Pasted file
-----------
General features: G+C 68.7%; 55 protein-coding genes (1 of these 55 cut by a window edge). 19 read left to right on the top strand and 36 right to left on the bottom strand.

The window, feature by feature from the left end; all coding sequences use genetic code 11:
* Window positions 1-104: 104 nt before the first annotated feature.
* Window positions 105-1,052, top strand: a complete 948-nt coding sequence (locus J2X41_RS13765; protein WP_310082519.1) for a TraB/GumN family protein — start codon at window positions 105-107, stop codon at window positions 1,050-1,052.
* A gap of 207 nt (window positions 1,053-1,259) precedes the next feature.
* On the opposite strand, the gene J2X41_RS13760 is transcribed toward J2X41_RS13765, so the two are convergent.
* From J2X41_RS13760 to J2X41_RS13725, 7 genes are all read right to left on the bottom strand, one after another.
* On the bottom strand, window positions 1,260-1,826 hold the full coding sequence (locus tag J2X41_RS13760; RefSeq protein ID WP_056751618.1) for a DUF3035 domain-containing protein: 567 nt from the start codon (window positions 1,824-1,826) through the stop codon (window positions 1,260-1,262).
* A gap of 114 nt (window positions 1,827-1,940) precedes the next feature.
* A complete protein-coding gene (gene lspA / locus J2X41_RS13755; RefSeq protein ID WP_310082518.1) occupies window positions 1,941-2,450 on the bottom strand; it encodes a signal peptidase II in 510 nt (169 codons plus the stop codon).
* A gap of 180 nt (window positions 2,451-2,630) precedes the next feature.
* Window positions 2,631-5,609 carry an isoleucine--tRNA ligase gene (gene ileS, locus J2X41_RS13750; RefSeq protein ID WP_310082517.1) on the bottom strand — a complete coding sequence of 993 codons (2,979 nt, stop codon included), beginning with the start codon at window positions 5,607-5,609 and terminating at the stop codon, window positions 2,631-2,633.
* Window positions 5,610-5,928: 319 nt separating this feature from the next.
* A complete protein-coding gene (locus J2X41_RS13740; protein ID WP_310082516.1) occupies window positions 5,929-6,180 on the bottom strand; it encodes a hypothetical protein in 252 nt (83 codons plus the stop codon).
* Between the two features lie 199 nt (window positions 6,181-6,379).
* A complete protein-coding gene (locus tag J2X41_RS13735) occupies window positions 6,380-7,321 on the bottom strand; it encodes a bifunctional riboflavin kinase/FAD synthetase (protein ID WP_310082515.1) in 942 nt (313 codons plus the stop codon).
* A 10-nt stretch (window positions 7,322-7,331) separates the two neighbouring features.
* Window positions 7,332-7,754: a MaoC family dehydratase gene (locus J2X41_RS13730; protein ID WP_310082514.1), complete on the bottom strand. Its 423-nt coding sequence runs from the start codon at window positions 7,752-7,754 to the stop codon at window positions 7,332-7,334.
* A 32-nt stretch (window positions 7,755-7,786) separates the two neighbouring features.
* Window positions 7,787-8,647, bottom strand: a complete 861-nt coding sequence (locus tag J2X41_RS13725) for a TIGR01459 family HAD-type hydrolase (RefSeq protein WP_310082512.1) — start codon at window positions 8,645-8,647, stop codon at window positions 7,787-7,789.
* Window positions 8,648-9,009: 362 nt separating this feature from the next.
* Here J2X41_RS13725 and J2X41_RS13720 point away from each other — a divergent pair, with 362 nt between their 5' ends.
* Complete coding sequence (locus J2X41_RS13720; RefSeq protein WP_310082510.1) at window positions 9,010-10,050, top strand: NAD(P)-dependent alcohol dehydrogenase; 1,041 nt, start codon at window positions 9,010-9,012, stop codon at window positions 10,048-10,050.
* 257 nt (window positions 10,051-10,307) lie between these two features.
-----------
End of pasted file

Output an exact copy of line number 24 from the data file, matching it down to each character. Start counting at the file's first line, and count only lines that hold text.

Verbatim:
* 257 nt (window positions 10,051-10,307) lie between these two features.